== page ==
92. Article 28 (a) and (d) of the Constitution makes provision for the physical and moral development of the child. Under this article, every child has the right to the same measure of special care, assistance and maintenance as is necessary for its physical, moral and mental development.

93. Recognizing the importance of education in the development of the child, the Constitution of Ghana guarantees free compulsory universal basic education for all children, and the Children’s Act provides the legal framework for the full development of the child. The strategic plan of the MOE (2003) provides for the inclusion of ECCD into the mainstream of basic education.

F. Respects for the views of the child

94. Section 11 of The Children’s Act reads: “No person shall deprive a child capable of forming views the right to express an opinion, to be listened to and to participate in decisions which affect his well-being, the opinion of the child being given due weight in accordance with the age and maturity of the child.” This thereby grants the child the right to express an opinion in any matter which affects it, whether it be in family life, school life, judicial proceedings, placement and life in institutional and other forms of care, or asylum-seeking procedures.

95. In the specific case of judicial proceedings affecting the child, the child’s right to express an opinion is ensured. Apart from section 11 of The Children’s Act, section 38 of the same Act, outlines the rights of the child at family tribunals. Sub-Section 2 of the section reads: “A child shall have a right to give an account and express an opinion at a Family Tribunal.” Children can also bring complaints, whether directly or through an intermediary, to the CHRAJ for consideration. As outlined in paragraphs 49 and 50 of Ghana’s initial report, within many Ghanaian families the views of the child are not taken into account. However, the cultural constraints of the views of the child are slowly being lifted with the help from educational programmes run by the GNCC, CHRAJ and other NGOs that deal with children’s rights.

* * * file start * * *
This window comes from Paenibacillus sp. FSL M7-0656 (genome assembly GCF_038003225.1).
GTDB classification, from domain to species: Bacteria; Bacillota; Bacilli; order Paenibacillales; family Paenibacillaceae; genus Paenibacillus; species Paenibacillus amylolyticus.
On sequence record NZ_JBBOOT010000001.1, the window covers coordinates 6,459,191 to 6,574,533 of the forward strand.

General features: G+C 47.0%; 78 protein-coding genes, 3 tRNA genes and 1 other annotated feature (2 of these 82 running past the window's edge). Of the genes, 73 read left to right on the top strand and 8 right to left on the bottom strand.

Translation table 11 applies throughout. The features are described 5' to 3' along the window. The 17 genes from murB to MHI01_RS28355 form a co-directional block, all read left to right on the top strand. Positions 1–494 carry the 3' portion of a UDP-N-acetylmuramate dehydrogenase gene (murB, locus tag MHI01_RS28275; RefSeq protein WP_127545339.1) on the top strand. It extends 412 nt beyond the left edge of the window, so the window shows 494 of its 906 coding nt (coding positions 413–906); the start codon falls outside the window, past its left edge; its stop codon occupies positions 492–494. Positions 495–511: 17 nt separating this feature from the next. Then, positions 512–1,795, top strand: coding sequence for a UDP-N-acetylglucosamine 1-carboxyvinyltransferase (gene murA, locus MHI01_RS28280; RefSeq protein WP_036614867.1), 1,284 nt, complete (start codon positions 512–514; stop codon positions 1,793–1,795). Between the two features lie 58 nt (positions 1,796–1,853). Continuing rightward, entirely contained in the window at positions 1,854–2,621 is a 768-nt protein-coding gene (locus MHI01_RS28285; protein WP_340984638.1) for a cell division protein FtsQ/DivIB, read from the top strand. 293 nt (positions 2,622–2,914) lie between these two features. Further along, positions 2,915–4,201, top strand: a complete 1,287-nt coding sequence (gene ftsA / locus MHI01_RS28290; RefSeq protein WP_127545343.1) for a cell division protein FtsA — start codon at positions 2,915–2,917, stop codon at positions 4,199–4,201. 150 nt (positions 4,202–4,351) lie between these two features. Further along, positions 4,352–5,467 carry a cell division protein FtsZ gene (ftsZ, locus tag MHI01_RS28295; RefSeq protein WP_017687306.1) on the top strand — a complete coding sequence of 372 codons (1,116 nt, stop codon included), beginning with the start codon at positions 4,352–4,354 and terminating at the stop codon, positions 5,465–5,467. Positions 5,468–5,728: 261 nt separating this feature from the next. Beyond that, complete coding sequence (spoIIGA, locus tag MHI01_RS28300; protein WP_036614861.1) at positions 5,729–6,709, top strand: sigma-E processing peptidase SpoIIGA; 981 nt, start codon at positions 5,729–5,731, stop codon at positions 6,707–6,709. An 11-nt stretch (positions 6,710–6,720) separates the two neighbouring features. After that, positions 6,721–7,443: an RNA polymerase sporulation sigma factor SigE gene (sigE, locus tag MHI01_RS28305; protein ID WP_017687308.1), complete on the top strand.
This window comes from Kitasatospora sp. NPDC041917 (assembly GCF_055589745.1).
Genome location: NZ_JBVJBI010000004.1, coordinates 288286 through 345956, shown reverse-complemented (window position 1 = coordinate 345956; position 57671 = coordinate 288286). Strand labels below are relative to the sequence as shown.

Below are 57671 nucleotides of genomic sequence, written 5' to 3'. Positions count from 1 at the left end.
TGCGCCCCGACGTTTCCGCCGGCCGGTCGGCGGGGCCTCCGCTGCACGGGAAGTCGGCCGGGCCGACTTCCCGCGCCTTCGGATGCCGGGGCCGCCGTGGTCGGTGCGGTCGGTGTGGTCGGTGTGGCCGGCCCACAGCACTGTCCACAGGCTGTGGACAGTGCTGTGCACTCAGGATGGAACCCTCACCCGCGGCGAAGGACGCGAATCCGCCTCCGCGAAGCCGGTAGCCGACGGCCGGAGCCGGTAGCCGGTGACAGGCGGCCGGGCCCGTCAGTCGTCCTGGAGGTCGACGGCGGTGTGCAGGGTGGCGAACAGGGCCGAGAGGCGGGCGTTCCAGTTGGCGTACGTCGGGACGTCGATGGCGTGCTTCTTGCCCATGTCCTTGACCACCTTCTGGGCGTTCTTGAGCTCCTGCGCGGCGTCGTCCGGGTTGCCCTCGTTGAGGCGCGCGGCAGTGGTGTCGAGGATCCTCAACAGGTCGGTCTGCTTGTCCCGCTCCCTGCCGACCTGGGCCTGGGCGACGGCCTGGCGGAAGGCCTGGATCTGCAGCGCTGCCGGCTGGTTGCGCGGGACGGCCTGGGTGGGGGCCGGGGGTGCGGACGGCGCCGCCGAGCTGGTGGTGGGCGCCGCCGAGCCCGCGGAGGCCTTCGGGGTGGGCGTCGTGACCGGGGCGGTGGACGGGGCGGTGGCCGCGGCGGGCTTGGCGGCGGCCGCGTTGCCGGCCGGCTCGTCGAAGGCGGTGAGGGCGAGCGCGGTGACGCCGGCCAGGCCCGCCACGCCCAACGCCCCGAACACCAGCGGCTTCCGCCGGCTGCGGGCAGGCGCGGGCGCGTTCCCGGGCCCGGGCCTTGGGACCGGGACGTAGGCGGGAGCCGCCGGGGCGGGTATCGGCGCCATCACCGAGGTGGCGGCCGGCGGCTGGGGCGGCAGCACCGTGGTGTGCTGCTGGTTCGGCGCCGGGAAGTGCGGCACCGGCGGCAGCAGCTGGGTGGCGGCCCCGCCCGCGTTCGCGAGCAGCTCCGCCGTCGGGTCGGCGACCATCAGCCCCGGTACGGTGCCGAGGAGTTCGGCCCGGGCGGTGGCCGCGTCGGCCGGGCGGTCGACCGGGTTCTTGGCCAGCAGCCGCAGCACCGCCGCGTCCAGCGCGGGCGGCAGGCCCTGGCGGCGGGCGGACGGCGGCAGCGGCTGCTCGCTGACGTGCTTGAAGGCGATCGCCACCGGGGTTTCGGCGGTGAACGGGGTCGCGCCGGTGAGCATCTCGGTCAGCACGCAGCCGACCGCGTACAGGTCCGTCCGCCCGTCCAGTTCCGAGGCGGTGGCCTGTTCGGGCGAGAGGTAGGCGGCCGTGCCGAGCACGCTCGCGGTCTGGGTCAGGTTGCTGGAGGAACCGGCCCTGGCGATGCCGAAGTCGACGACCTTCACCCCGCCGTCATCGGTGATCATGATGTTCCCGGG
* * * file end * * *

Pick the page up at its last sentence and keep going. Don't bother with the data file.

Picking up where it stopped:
96. In all the second cycle institutions, there is a Student Representative Council (SRC), a platform for the student body to comment on how the school is being run and discuss issues that affect the school. The leader of the Council is on the school board representing the students’. Children are not invited to participate in decision making at the local councils.

97. Over 1,000 professional (teachers, doctors, lawyers, police and judges) have been trained in this aspect of the CRC. Efforts are being made to integrate this aspect of the CRC into the training curriculum of the afore mentioned groups.

98. Over 3,000 members in-school children’s clubs have been trained on the CRC, leadership skills and on methods of influencing policy at local, national and international levels. In 2002 for instance, a group of children from deprived areas of the Country interacted with the vicepresident and parliament on specific issues affecting their communities.